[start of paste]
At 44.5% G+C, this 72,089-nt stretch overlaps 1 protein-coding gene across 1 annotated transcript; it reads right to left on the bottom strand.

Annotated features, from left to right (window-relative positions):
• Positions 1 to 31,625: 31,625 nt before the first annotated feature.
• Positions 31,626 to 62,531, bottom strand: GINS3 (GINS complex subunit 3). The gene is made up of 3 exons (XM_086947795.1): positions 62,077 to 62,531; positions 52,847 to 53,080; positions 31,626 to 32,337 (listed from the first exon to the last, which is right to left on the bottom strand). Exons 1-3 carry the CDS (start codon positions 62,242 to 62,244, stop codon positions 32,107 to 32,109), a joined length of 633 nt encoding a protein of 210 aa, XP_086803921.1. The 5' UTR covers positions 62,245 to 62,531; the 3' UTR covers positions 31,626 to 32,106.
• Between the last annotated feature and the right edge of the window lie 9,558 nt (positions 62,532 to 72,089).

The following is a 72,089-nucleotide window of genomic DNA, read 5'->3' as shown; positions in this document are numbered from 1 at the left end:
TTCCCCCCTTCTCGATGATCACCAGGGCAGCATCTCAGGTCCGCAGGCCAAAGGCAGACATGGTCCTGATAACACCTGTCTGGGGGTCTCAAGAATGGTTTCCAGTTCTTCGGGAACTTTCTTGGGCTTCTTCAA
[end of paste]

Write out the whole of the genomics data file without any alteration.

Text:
At 44.5% G+C, this 72,089-nt stretch overlaps 1 protein-coding gene across 1 annotated transcript; it reads right to left on the bottom strand.

Annotated features, from left to right (window-relative positions):
• Positions 1 to 31,625: 31,625 nt before the first annotated feature.
• Positions 31,626 to 62,531, bottom strand: GINS3 (GINS complex subunit 3). The gene is made up of 3 exons (XM_086947795.1): positions 62,077 to 62,531; positions 52,847 to 53,080; positions 31,626 to 32,337 (listed from the first exon to the last, which is right to left on the bottom strand). Exons 1-3 carry the CDS (start codon positions 62,242 to 62,244, stop codon positions 32,107 to 32,109), a joined length of 633 nt encoding a protein of 210 aa, XP_086803921.1. The 5' UTR covers positions 62,245 to 62,531; the 3' UTR covers positions 31,626 to 32,106.
• Between the last annotated feature and the right edge of the window lie 9,558 nt (positions 62,532 to 72,089).

The following is a 72,089-nucleotide window of genomic DNA, read 5'->3' as shown; positions in this document are numbered from 1 at the left end:
TTCCCCCCTTCTCGATGATCACCAGGGCAGCATCTCAGGTCCGCAGGCCAAAGGCAGACATGGTCCTGATAACACCTGTCTGGGGGTCTCAAGAATGGTTTCCAGTTCTTCGGGAACTTTCTTGGGCTTCTTCAA